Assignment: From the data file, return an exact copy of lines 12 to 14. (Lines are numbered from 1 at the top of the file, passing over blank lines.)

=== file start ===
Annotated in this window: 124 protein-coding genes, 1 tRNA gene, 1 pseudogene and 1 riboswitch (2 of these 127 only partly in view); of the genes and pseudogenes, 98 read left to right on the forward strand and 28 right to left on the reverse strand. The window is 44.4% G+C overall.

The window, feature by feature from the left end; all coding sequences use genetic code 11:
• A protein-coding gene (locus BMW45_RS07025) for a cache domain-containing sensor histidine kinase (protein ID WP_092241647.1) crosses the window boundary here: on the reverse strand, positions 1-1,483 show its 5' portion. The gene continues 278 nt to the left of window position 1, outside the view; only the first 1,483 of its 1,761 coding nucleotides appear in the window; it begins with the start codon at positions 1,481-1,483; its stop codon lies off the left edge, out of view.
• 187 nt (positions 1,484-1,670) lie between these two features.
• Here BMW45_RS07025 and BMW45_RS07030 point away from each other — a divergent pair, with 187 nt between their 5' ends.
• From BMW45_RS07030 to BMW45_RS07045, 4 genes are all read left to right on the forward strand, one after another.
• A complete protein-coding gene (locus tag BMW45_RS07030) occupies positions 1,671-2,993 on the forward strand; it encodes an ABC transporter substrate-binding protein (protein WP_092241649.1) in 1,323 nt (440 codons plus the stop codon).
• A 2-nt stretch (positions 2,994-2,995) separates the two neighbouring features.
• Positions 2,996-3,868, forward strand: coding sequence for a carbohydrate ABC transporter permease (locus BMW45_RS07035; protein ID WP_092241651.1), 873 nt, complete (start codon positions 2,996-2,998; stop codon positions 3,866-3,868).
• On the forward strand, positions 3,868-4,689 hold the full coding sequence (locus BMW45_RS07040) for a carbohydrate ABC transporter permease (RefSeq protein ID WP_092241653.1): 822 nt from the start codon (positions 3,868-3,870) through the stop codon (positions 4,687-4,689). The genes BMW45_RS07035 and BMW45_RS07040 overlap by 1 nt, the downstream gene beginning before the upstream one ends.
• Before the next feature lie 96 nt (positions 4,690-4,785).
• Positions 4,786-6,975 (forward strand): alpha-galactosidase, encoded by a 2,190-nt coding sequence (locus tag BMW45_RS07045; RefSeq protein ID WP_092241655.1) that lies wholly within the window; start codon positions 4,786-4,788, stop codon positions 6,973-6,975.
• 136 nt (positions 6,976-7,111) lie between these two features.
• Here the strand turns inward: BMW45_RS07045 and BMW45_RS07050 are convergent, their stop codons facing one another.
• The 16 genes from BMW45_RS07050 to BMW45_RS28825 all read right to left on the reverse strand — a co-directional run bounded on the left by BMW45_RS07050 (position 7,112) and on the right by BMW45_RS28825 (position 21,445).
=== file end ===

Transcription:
• Positions 4,786-6,975 (forward strand): alpha-galactosidase, encoded by a 2,190-nt coding sequence (locus tag BMW45_RS07045; RefSeq protein ID WP_092241655.1) that lies wholly within the window; start codon positions 4,786-4,788, stop codon positions 6,973-6,975.
• 136 nt (positions 6,976-7,111) lie between these two features.
• Here the strand turns inward: BMW45_RS07045 and BMW45_RS07050 are convergent, their stop codons facing one another.